This module examines the extent to which the law can and should be used to enable employees to achieve a measure of control over when, where and how they work, and thereby to achieve a satisfactory balance between their work and their personal lives. It examines the various interests at stake and the business case for policies that promote work-life balance, and includes an examination of the current law and practice (in the UK and internationally) on matters such as maternity, paternity, adoption and parental leave and pay, career breaks, flexible working (for parents, carers and others) and working time. The module is suitable for Masters Students in any School.




Whilst the University will make every effort to offer the modules listed, changes may sometimes be made arising from the annual monitoring, review and update of modules and regular (five-yearly) review of course programmes. Where this activity leads to significant (but not minor) changes to programmes and their constituent modules, there will normally be prior consultation of students and others. It is also possible that the University may not be able to offer a module for reasons outside of its control, such as the illness of a member of staff or sabbatical leave. In some cases optional modules can have limited places available and so you may be asked to make additional module choices in the event you do not gain a place on your first choice. Where this is the case, the University will endeavour to inform students.

Further Reading

  • Earlham Hall

    Following a major restoration project, UEA School of Law moved back to its former residence of Earlham Hall in the spring of 2014. Earlham Hall has been fully restored with newly refurbished offices, seminar rooms, a lecture theatre and substantial student space.

    Read it Earlham Hall

Entry Requirements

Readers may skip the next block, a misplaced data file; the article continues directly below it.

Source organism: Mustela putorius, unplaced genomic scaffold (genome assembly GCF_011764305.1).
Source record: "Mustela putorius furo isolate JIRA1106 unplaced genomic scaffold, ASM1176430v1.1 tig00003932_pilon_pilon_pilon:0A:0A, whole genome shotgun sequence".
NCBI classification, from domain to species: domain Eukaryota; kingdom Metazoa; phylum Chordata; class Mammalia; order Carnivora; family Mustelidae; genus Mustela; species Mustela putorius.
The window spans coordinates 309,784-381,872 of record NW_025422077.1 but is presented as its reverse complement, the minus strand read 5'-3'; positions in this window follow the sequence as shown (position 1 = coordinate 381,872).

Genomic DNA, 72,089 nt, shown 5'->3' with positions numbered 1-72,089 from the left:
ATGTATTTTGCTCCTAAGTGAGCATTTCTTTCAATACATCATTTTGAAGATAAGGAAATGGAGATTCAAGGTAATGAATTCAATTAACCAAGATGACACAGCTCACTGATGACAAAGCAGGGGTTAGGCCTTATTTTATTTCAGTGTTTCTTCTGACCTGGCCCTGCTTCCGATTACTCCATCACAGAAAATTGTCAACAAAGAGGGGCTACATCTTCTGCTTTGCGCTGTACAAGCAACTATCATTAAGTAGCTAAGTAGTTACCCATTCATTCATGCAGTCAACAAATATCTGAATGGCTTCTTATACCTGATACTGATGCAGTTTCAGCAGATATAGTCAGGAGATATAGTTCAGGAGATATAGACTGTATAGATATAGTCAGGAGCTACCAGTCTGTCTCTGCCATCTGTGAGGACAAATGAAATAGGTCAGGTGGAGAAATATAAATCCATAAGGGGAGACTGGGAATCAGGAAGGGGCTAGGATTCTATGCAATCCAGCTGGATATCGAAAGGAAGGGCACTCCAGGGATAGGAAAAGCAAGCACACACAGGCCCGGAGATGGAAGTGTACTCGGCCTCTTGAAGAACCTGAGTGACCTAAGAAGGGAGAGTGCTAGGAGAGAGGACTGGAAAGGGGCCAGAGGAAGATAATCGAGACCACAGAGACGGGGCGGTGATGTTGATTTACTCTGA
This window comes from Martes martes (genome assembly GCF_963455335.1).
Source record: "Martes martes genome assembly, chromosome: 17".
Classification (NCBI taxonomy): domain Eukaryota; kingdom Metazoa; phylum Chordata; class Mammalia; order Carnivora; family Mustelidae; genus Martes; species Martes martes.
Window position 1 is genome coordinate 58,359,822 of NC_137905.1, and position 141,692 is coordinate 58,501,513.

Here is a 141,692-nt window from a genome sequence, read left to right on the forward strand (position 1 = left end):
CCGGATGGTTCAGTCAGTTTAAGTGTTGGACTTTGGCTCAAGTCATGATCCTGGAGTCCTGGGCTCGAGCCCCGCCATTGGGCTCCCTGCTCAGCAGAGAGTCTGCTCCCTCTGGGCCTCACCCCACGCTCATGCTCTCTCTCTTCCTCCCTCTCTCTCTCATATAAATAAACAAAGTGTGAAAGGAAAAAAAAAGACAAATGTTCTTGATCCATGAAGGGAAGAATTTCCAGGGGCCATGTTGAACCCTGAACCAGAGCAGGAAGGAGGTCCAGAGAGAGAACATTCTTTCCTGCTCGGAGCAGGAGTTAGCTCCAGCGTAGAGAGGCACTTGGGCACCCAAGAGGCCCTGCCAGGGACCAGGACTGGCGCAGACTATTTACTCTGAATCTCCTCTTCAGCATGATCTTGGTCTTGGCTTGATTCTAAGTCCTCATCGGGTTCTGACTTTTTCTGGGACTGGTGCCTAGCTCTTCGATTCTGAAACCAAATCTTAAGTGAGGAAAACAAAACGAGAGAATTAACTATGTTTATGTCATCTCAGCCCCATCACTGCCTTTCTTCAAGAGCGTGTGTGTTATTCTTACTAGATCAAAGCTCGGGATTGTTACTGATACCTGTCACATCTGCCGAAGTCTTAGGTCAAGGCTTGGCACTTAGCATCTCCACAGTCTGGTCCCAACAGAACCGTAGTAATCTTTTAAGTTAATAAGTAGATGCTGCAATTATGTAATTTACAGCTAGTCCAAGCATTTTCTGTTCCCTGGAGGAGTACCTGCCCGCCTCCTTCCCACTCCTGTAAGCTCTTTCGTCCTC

• Degree Subject Law or cognate degree
  • Degree Classification Good 2.2 pass or international equivalent

Entry Requirement

Applicants should normally have a good first degree in Law, or, exceptionally, in a related subject from a recognised higher education institution in the UK or overseas.

The Law School will also take into account the employment experience of applicants where relevant and encourages applications from those wishing to return to academic study to further their knowledge, or those planning to study for a degree while remaining in full-time employment.

It is normal for undergraduate students to apply for entry to postgraduate programmes in their final year of study. Applicants who have not yet been awarded a degree may be offered a place conditional on their attaining a particular class of degree.

Students for whom English is a Foreign language

We welcome applications from students whose first language is not English. To ensure such students benefit from postgraduate study, we require evidence of proficiency in English. Our usual entry requirements are as follows:

  • IELTS: 6.5 (minimum 6.0 in all components)
  • PTE (Pearson): 62 (minimum 55 in all components)

Test dates should be within two years of the course start date.

Other tests, including Cambridge English exams and the Trinity Integrated Skills in English are also accepted by the university. The full list of accepted tests can be found here: Accepted English Language Tests

INTO UEA also run pre-sessional courses which can be taken prior to the start of your course. For further information and to see if you qualify please contact intopre-sessional@uea.ac.uk

Fees and Funding

Fees for the academic year 2018/19 are:

  • UK/EU Students: £7,550 (full time)
  • International Students: £15,800 (full time)

International applicants from outside the EU may need to pay a deposit.

Living Expenses

We estimate living expenses at £1,015 per month.

Scholarships and Funding

A variety of Scholarships may be offered to UK/EU and International students. Scholarships are normally awarded to students on the basis of academic merit and are usually for the duration of the period of study. Please click here for more detailed information about funding for prospective Law students.

How to Apply

Applications for Postgraduate Taught programmes at the University of East Anglia should be made directly to the University.

You can apply online, or by downloading the application form.

Further Information

To request further information & to be kept up to date with news & events please use our online enquiry form.

If you would like to discuss your individual circumstances prior to applying please do contact us:

Postgraduate Admissions Office
Tel: +44 (0)1603 591515
Email: admissions@uea.ac.uk

International candidates are also encouraged to access the International Students section of our website.

    Next Steps

    We can’t wait to hear from you. Just pop any questions about this course into the form below and our enquiries team will answer as soon as they can.

    Admissions enquiries:
    admissions@uea.ac.uk or
    telephone +44 (0)1603 591515